As a result the surveyor made an allowance for the £2 Bower had paid to repair the embankment when assessing the net economic rent for the next renewal fine. George died in 1845 and his son, also George, took over. In 1851 he was employing 6 men on the 5 acres and gardened there until his death in 1859.

The economics of renting this essentially freehold land, albeit marginal in its soil condition, show why it was a good investment. When William Bower obtained the lease after a 14 year sub-let, he already had knowledge of the profitability of the property and was willing to pay a high entry fine to obtain a lease (table 4.2). Including the reserved rent, this averaged over the next 7 years to the equivalent of an annual payment of £34.4s.3d. In 1802, after 7 years had expired, payment of a renewal fine, at a much lower cost than the original entry fine, secured another 21 year period.

Despite the valuation having increased the annual economic rent, this averaged to an equivalent cost per annum of £10.13s.6d for the next 7 years. At the next seven year renewal, after another rise in valuation, the annual cost over 7 years averaged to £11.4s.2d, and gives an equivalent annual rent per acre falling from £6.16s.2d to £2.4s.10d over the 21 years.

The average annual cost decreased the longer the lease was held as the entry fine was spread over a greater length of time. There is no further information on the level of the entry fines for William’s two sons, but the longevity of the family keeping the land speaks of its value to them. Even after the bishop had had the land surveyed, and an economic rent was applied to the renewal fines, the family business continued and coped with the cycle of a high cost every 7 years followed by 6 years of low rent.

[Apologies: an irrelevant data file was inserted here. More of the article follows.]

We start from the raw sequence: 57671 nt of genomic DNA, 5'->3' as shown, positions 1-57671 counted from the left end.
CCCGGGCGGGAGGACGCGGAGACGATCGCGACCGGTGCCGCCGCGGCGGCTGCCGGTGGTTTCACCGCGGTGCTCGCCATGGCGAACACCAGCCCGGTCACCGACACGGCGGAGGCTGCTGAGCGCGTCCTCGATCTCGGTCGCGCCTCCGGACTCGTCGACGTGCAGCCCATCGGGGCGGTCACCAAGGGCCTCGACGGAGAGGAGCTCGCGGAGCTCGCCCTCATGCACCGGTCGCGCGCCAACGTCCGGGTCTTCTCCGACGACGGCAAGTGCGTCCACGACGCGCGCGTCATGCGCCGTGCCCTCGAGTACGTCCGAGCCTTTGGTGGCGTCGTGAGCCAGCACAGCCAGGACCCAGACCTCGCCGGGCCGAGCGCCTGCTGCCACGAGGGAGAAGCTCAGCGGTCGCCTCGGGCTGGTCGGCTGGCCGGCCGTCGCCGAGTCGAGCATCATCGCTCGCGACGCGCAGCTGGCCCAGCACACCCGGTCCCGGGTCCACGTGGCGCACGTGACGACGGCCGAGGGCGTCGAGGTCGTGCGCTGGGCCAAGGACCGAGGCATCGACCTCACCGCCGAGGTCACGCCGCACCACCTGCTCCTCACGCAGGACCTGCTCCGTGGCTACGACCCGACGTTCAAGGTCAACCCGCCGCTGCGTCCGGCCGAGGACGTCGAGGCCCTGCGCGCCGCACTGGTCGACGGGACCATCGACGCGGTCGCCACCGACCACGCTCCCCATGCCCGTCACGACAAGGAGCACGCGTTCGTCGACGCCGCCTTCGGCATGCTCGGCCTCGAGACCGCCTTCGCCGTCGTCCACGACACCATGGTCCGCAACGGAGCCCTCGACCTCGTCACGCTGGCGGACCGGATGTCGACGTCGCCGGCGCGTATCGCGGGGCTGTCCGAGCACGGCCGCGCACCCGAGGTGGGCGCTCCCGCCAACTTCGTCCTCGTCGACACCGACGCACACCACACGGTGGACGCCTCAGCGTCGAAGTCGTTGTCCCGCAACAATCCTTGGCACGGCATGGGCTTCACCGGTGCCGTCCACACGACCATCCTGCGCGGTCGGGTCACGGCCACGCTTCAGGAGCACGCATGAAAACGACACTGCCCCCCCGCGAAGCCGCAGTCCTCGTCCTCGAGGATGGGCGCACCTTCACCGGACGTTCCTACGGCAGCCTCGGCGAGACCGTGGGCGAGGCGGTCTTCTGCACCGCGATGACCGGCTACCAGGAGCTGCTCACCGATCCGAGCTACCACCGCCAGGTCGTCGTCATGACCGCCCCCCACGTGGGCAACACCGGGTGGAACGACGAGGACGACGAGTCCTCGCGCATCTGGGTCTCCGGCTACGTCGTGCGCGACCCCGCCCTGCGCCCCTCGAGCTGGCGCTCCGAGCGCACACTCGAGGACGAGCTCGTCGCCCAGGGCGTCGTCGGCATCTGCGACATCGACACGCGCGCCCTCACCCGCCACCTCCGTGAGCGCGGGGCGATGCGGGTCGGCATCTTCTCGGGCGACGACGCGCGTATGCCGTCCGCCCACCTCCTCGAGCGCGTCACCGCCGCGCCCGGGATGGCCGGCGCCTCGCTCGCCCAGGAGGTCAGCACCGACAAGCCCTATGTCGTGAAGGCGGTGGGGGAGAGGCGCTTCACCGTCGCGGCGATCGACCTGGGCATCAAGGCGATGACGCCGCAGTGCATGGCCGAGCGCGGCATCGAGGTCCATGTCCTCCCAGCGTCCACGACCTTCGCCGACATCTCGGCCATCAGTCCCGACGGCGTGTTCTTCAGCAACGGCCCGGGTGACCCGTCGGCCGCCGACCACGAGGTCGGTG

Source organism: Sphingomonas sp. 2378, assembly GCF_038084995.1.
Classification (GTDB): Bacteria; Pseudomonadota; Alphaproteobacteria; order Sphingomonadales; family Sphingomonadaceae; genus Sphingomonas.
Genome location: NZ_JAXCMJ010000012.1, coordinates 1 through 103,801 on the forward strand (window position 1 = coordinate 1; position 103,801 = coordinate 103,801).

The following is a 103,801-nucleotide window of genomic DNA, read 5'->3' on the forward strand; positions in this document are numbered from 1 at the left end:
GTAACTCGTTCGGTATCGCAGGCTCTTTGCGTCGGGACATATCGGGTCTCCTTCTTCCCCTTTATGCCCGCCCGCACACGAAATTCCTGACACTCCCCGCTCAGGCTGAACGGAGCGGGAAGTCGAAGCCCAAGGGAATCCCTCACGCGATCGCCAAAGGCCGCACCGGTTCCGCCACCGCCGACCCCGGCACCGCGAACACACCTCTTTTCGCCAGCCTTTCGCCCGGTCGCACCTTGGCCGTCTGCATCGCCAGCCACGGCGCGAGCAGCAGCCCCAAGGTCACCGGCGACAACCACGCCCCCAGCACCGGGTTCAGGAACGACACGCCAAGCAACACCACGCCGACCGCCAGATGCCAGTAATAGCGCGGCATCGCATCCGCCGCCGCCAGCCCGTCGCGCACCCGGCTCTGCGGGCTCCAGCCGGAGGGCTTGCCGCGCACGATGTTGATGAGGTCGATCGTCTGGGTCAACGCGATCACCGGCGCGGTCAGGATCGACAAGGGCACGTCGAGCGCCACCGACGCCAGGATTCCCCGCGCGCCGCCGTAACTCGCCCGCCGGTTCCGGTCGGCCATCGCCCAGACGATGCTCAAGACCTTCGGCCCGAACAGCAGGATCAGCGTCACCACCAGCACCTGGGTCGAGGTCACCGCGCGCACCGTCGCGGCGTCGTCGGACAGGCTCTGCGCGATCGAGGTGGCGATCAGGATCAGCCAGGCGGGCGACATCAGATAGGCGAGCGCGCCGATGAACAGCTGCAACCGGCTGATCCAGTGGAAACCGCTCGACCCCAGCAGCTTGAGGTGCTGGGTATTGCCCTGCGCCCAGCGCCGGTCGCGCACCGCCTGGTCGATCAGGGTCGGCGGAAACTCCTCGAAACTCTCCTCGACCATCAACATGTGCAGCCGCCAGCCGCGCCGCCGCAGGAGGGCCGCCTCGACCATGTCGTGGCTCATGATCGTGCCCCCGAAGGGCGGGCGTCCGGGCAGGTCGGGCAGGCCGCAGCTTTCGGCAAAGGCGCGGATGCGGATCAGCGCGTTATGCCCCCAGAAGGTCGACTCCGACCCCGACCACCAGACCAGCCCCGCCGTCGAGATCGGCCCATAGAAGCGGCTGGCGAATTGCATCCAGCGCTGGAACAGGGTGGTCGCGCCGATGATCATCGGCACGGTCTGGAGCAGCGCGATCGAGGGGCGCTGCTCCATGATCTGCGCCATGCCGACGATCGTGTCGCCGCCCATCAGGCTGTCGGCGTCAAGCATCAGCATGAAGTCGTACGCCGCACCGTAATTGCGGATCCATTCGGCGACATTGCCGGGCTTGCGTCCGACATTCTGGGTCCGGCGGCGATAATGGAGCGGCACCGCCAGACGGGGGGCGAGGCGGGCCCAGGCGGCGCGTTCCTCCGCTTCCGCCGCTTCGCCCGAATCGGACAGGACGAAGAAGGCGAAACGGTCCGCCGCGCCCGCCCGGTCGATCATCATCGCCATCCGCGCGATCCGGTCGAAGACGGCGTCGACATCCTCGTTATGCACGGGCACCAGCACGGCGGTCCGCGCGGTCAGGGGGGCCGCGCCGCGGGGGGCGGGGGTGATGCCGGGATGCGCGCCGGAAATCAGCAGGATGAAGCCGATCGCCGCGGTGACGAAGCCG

As the Bower family gardened the land for at least 79 years, over three generations, they evidently had a different opinion to the surveyor about the suitability of the location.

This analysis of the bishop’s estate confirms Clay’s findings on ecclesiastical estates that little land was rented out at rack rents, and fines did not take full account of changing interest rates, resulting in lower costs to head lessees. Only entry at the highest point in the chain of occupation at head lessee guaranteed a gardener the financial advantage of lower input costs and the long term security to make changes.

When compared to other gardeners, who were sub-letting at economic rents, head lessees benefitted from lower costs and the paternalistic approach to the management of the estate.

Even after new valuations were introduced gardeners did not give up their land; being a head lessee gave a gardener a secure tenure and sufficient  economic advantage to retain the lease.

On this estate the management style undermines the ‘greedy bishop’ view of some historians. The importance to a gardener of being a head lessee of some land is emphasised by subsequent results that show only a small number of gardeners held freehold br copyhold garden land."


In her dissertation, she says:

1. That the Bower Family gardened the land for at least 79 years (say 1782-1861)

2. That Rowberry Mead was farmed by 3 generations. But I think it was 4:

George Bower
His son William who married Elizabeth Gux
Their son George who married Sarah Strudwick
Their son George who married Caroline Watts

In 1861, Rowberry Mead Farm was being run by Henry Watts, Caroline's brother & Caroline and Caroline herself in 1871.

3. That William had 2 sons but I think that it was 3:

George Bower (the Eldest)
William Gux Bower and
Christopher Bower (Our Direct Line)

Colin Bower
5 February 2024